There's no need to tell the world. Finally, choose recipients carefully . With the objective of your message clearly in mind, consider the most appropriate recipients. Ask yourself: "Which people need the information I am sending? Do I need them to think or do something differently as a result of my e-mail?" If not, maybe there's no reason for them to receive your message.
Practice the Golden Rule. Put yourself mentally in front of the recipient's computer screen. Ask yourself, "How would I react to the message coming across the screen? Would the message be clear? Would I know what action, if any, I was being asked to take? What feeling or emotion would the message be likely to engender in me?" In other words, think before you send.
Part of practicing the Golden Rule is being sensitive to other cultures. When dealing internationally, for example, take care to eliminate Americanisms and colloquialisms from your writing. Phrases such as "You really hit a home run with that last report" are probably out of place in communications with countries where baseball is not the national sport. And, if it is already afternoon in the country to which you are writing, do not start your message with "Good morning."
After receiving negative feedback about e-mails sent by his direct reports to one of his company's international divisions, one U.S. executive instituted a new protocol that he must review any e-mail before it is sent internationally. It might seem as though this would slow things down, but it has already saved his group from at least one embarrassing situation:
We were planning an executive-development workshop at which we had reserved a certain number of places for employees in our six North American divisions and our one international group. We had already received the names of the people who would be coming from our domestic operations, but we hadn't yet been told the names of the individuals who would be filling the three slots we had reserved for international employees . One of my direct reports drafted an e-mail to the international manager saying, "We have only three slots left in our workshop. Whom do you want to attend ?" When I read it, I realized that it sounded as though we had already asked everyone else, and because we hadn't filled three slots we had decided to offer the "leftovers" to the international employees. When the writer realized how the draft could have been interpreted, he rewrote it, explaining that we were inviting three people from each division ”including international.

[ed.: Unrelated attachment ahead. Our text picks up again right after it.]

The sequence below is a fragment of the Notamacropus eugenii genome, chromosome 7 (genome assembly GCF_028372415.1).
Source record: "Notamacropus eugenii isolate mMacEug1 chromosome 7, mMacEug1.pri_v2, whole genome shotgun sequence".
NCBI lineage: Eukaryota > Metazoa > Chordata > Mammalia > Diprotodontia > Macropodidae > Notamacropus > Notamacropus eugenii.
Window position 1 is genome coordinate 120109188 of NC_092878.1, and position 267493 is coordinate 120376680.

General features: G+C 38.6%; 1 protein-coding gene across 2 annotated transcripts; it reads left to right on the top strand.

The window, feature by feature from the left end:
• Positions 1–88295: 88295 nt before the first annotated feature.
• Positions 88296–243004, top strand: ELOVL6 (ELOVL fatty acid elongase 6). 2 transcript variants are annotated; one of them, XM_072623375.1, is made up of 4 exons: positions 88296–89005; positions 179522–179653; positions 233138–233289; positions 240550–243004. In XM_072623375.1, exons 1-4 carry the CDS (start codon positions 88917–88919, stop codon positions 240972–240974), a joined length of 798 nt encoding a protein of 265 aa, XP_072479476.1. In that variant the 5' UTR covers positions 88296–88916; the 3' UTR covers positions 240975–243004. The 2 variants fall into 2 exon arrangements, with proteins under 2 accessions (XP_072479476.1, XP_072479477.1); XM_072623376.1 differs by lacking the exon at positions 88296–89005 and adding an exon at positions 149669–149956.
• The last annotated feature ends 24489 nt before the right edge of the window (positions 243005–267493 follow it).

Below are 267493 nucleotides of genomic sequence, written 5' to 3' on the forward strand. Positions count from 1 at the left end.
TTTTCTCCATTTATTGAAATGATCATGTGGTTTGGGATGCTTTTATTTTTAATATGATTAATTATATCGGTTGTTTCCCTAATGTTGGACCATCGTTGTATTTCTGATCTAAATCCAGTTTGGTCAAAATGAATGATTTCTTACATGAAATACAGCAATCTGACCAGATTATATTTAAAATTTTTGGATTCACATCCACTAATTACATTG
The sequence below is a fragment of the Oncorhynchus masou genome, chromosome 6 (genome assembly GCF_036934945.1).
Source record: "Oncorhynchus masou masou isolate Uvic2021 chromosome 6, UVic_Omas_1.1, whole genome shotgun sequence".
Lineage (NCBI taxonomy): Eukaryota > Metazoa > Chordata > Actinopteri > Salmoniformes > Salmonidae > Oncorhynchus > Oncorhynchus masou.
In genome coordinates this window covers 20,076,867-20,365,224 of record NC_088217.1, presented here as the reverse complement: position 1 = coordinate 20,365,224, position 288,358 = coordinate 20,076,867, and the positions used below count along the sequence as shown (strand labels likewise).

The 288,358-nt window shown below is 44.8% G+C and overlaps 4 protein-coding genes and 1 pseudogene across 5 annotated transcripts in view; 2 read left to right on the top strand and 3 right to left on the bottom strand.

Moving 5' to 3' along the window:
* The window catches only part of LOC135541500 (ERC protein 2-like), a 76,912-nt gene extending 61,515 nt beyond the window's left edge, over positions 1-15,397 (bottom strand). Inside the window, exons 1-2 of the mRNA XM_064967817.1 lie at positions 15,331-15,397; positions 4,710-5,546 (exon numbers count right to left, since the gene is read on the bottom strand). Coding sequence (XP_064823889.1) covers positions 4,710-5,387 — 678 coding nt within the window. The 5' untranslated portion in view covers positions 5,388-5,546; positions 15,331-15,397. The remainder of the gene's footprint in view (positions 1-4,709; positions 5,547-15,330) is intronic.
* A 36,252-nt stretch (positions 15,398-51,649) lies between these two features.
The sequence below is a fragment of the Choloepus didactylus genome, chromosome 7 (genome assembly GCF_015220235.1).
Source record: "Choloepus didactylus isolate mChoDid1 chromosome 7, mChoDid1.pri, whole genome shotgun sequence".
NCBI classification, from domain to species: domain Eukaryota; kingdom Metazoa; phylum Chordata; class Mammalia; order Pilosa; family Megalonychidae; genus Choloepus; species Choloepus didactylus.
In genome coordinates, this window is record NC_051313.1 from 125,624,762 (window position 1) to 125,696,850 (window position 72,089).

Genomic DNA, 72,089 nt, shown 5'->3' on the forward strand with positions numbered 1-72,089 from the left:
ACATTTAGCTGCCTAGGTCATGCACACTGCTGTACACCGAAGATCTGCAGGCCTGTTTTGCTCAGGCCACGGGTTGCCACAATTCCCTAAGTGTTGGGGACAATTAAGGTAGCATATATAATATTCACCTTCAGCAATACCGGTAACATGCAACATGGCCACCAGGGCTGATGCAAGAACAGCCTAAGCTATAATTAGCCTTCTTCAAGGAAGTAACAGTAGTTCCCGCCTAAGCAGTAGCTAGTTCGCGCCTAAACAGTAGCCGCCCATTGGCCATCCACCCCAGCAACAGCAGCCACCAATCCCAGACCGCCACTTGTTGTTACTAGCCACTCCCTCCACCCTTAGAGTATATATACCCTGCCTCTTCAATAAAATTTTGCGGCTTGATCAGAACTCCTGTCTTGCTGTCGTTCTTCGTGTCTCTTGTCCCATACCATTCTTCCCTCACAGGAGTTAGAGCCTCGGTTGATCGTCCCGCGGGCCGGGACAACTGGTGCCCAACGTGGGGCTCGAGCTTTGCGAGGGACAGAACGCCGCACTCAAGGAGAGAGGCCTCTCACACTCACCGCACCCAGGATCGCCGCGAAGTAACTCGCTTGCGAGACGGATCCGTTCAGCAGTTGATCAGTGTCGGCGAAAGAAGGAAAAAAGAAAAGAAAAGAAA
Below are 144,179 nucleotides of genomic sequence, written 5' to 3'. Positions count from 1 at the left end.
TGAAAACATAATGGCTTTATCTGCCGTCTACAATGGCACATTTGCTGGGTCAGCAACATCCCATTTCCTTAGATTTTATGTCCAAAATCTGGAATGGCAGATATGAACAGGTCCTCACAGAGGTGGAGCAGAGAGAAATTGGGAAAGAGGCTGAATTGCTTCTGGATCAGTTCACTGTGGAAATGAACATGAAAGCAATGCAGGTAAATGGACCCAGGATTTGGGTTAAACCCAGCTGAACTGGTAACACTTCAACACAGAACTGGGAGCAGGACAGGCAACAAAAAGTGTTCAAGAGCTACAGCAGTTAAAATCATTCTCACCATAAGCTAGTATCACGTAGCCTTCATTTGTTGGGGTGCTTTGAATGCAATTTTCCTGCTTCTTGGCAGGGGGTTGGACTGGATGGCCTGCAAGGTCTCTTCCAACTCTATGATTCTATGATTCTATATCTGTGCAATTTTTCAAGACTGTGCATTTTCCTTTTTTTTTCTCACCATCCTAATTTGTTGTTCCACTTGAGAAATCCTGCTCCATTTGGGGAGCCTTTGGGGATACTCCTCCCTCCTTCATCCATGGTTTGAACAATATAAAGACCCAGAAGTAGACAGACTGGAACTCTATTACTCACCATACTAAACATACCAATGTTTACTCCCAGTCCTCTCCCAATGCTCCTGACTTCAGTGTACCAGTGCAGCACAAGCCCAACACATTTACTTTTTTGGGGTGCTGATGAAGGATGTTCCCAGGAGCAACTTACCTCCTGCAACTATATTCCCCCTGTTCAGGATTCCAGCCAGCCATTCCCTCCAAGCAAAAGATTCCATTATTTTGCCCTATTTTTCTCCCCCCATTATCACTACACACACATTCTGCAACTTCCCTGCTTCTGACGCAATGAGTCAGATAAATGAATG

Most people do not have someone to provide coaching on their e-mails, but everyone can follow an approach used by Lois Huggins and screen themselves by reading their e-mails aloud. Huggins believes that you market yourself with every e-mail you send, so you should be certain that you are projecting the image you want others to have of you. As she reads aloud , she asks herself, "What's the tone of the message I'm sending? Could that word be misinterpreted? Are the sentences too long? Are there blocks and blocks of text with no space? Will it be difficult for people to read? Will they lose interest?"
Respect confidentiality. A breach here is a trust-buster. Never, ever pass along a confidential e-mail to anyone not authorized to read it. It is also important to understand that there is no privacy on the Internet: Anything and everything can be discovered with the right tools in the wrong hands. A security breach could result in hackers having access to sensitive materials, and confidential plans can reach the competition through e-mail. All sensitive and confidential information should be delivered face-to-face. One IT company in New England went as far as purchasing a fleet of helicopters to fly its employees around the region for face-to-face conferences when key business plans were to be discussed.  A little extreme? Maybe so, but the planning process in this organization proceeded without the usual rancor and delay.
Know when ”and when not ”to "cc." Top-management teams should agree on ground rules for keeping others in the cc loop. Protocols need to be developed to address the cc issue not only for e-mail sent within the top-management team but also for messages sent to other managers across functions. When in doubt, reach agreement with those involved before you cc and hit the send button. Likewise, only use cc for your e-mail when it is absolutely necessary for these people to be kept informed.